Do consider yourself a grammar guru or a perpetually struggling student?

With all the rules and exceptions regarding proper grammar and syntax, the English language is tricky. Besides attempting to recall the fundamentals taught to us in school, we run into situations of common usage that make us wonder if some of the lessons our teachers drilled into our brains no longer apply.

Whether you’re an authority or one who grapples for answers, take my 10-Question Grammar Guru Challenge to affirm what you already know and/or use my explanations and tips to understand any mistakes and prevent future errors. Before you peek at the correct answers, however, take time to declare your confident response or your best guess!


Write Lady’s 10-Question Test Plus Tips for Tricky Grammar

1. Should you say than me or than I?
a. George can tell the story better than me.
b. George can tell the story better than I.

Answer: b

Explanation: Presenting a comparison, the word than implies a continuation of the sentence: than I can. You wouldn’t say than me can.

Tip: Take the sentence to its logical completion. Say the words aloud to hear why the dependent clause would begin with a subject pronoun (I, we, he, she, they) and not an object pronoun (me, us, him, her, them).

2. What goes with neither—nor vs. or?
a. Neither Mary or I can attend the reception.
b. Neither Mary nor I can attend the reception.

Answer: b

Explanation: Always pair neither with nor and either with or.

Tip: Since a neither-nor condition is negative, don’t pair it with a negative verb. The negatives would cancel out one another. Neither Mary nor I can’t attend the reception says that neither can’t so both can.

3. Which of the sentences are in better form than the others?
a. From hiking on the mountain to canoeing on the river, the activities were incredible.
b. From warm and sunny to cold and snowy, the weather each day surprised us.
c. Michael’s chef prepared everything from all-the-way omelets to gluten-free granola.
d. Over the years, Professor Williams has taught everything from English 101 to a Ph.D.-level linguistics course.

Answers: b, d

Explanation: The from-to structure is intended for a range. A true range expresses a progression: warm to cold; sunny to snowy; English 101 to Ph.D.-level linguistics. A false range connects items that have no sequential relevance to one another, such as hiking and canoeing, so fails the logic test.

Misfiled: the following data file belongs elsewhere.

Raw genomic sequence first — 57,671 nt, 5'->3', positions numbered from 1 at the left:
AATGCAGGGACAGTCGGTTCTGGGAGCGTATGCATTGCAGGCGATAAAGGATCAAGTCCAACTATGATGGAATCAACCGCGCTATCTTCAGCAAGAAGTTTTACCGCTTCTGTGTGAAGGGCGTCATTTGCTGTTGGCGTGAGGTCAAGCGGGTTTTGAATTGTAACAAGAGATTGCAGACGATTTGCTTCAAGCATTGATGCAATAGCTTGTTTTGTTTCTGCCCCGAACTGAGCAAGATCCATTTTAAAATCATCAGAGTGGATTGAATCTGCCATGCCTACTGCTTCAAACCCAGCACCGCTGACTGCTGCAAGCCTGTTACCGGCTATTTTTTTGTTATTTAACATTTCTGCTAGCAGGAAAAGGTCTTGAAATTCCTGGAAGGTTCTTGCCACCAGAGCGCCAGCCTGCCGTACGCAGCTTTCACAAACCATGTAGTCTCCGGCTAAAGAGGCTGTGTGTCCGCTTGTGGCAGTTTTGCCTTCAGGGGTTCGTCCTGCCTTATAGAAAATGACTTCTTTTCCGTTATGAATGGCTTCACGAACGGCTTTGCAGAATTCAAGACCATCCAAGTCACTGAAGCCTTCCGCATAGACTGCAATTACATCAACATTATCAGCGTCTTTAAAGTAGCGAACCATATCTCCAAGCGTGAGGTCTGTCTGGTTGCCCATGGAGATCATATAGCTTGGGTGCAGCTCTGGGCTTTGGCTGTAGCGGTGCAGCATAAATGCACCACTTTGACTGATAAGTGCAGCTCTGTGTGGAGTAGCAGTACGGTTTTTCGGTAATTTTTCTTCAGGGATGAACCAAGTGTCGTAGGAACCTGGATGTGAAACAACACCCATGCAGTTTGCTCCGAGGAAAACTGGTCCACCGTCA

Tip: If your items would not fall within a true range, either rephrase the sentence to incorporate a simple list or devise a different way to make your point.
- The varied activities, including hiking on the mountain and canoeing on the river, were incredible.  
- We started at the top with hiking on the mountain and ended at the bottom with canoeing on the river.
- From the mountaintop to the river valley, the location offered incredible activities, such as hiking and canoeing.
- Michael’s chef prepared an extensive breakfast buffet with options like all-the-way omelets and gluten-free granola.

4. Which sentences correctly use who and whom?
a. Tell me to who I should send the letter.
b. I’ll distribute the announcement as soon as I know to whom I should send it.
c. I forgot the name of the person who you should contact.
d. Is she the one who told you?

Answers: b, d

Explanation: Who (in the nominative case) is the subject of a verb; it performs the action. Whom (in the objective case) either directly or indirectly receives the action as the object of a verb or a preposition.

Tip: Inverting the sentence or isolating the part that puzzles you will help you determine who vs. whom more easily.
a. I should send the letter to whom. (Object of the preposition)
b. I’ll distribute the announcement to whom. (Object of the preposition)
c. You should contact whom. (Object of the verb)
d. Who told you? (Subject of the sentence)

5. Which of the neither-nor and either-or sentences use the correct verb form?
a. Neither Bob nor his sisters believe that Happy Acres is the right retirement community for their parents.
b. Let’s agree on a schedule that determines when either our cats or your dog need to be kept inside.
c. The delay means that neither Mary’s assistant nor the interns gets to leave early on Friday.
d. Either your brother or my two sisters are staying in the downstairs guestroom.

Answers: a, d

Explanation: When neither-nor and either-or constructions involve both plural and singular nouns or pronouns, choose the verb form to match the noun or pronoun closest to the verb.

Tip: To avoid making a mistake or communicating in a way that seems awkward to you, simply revise the sentence.
- Bob and his sisters agree that Happy Acres is the wrong retirement community for their parents.
- Let’s agree on a schedule that determines when to keep our cats or your dog inside.
- The delay means that Mary’s assistant and the interns must work a full day on Friday.
- The downstairs guest room will accommodate either your brother or my sisters.  

6. Should you use was or were in a conditional sentence?
a. If John was the last person on the planet, Mary wouldn’t date him.
b. If Bob were to tell me that he wanted the job, and that’s not something he’d say, I wouldn’t believe him.